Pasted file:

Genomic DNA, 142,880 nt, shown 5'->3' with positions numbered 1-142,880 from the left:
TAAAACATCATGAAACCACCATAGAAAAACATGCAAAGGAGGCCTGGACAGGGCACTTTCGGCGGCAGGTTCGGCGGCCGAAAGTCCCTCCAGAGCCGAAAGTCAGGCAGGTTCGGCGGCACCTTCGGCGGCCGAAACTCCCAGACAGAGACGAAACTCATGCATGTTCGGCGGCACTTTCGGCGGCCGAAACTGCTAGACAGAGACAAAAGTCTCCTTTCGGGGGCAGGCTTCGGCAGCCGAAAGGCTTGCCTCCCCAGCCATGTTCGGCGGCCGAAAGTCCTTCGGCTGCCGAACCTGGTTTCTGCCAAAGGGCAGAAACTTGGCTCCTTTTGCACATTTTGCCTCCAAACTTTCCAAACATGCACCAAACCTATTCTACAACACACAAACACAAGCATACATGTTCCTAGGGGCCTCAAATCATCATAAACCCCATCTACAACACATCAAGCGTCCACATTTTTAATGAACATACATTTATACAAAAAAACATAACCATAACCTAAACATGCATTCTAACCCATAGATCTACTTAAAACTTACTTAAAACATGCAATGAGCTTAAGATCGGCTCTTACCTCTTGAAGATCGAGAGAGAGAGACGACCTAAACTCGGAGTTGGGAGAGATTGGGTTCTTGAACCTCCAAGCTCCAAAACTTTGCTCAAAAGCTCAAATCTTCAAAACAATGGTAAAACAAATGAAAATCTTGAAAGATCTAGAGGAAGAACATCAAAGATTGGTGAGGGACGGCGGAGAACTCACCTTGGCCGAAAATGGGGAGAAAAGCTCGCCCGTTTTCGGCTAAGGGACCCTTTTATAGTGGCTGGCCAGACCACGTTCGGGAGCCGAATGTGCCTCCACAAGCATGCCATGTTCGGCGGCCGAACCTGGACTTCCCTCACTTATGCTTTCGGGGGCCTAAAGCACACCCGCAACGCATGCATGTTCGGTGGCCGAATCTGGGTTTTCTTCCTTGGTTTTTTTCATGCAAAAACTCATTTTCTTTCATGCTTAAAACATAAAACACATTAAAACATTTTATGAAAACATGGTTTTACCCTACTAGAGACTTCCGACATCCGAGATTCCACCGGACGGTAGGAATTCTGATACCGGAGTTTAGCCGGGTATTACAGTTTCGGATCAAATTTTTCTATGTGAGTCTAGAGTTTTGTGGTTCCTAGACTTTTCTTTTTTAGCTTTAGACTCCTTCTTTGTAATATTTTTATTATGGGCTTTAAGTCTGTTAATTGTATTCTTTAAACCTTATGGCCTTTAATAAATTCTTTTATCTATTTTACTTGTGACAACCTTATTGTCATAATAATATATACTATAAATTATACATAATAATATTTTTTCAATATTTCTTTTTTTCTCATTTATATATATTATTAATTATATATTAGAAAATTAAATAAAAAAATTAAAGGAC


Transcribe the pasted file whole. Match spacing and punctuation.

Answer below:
Genomic DNA, 142,880 nt, shown 5'->3' with positions numbered 1-142,880 from the left:
TAAAACATCATGAAACCACCATAGAAAAACATGCAAAGGAGGCCTGGACAGGGCACTTTCGGCGGCAGGTTCGGCGGCCGAAAGTCCCTCCAGAGCCGAAAGTCAGGCAGGTTCGGCGGCACCTTCGGCGGCCGAAACTCCCAGACAGAGACGAAACTCATGCATGTTCGGCGGCACTTTCGGCGGCCGAAACTGCTAGACAGAGACAAAAGTCTCCTTTCGGGGGCAGGCTTCGGCAGCCGAAAGGCTTGCCTCCCCAGCCATGTTCGGCGGCCGAAAGTCCTTCGGCTGCCGAACCTGGTTTCTGCCAAAGGGCAGAAACTTGGCTCCTTTTGCACATTTTGCCTCCAAACTTTCCAAACATGCACCAAACCTATTCTACAACACACAAACACAAGCATACATGTTCCTAGGGGCCTCAAATCATCATAAACCCCATCTACAACACATCAAGCGTCCACATTTTTAATGAACATACATTTATACAAAAAAACATAACCATAACCTAAACATGCATTCTAACCCATAGATCTACTTAAAACTTACTTAAAACATGCAATGAGCTTAAGATCGGCTCTTACCTCTTGAAGATCGAGAGAGAGAGACGACCTAAACTCGGAGTTGGGAGAGATTGGGTTCTTGAACCTCCAAGCTCCAAAACTTTGCTCAAAAGCTCAAATCTTCAAAACAATGGTAAAACAAATGAAAATCTTGAAAGATCTAGAGGAAGAACATCAAAGATTGGTGAGGGACGGCGGAGAACTCACCTTGGCCGAAAATGGGGAGAAAAGCTCGCCCGTTTTCGGCTAAGGGACCCTTTTATAGTGGCTGGCCAGACCACGTTCGGGAGCCGAATGTGCCTCCACAAGCATGCCATGTTCGGCGGCCGAACCTGGACTTCCCTCACTTATGCTTTCGGGGGCCTAAAGCACACCCGCAACGCATGCATGTTCGGTGGCCGAATCTGGGTTTTCTTCCTTGGTTTTTTTCATGCAAAAACTCATTTTCTTTCATGCTTAAAACATAAAACACATTAAAACATTTTATGAAAACATGGTTTTACCCTACTAGAGACTTCCGACATCCGAGATTCCACCGGACGGTAGGAATTCTGATACCGGAGTTTAGCCGGGTATTACAGTTTCGGATCAAATTTTTCTATGTGAGTCTAGAGTTTTGTGGTTCCTAGACTTTTCTTTTTTAGCTTTAGACTCCTTCTTTGTAATATTTTTATTATGGGCTTTAAGTCTGTTAATTGTATTCTTTAAACCTTATGGCCTTTAATAAATTCTTTTATCTATTTTACTTGTGACAACCTTATTGTCATAATAATATATACTATAAATTATACATAATAATATTTTTTCAATATTTCTTTTTTTCTCATTTATATATATTATTAATTATATATTAGAAAATTAAATAAAAAAATTAAAGGAC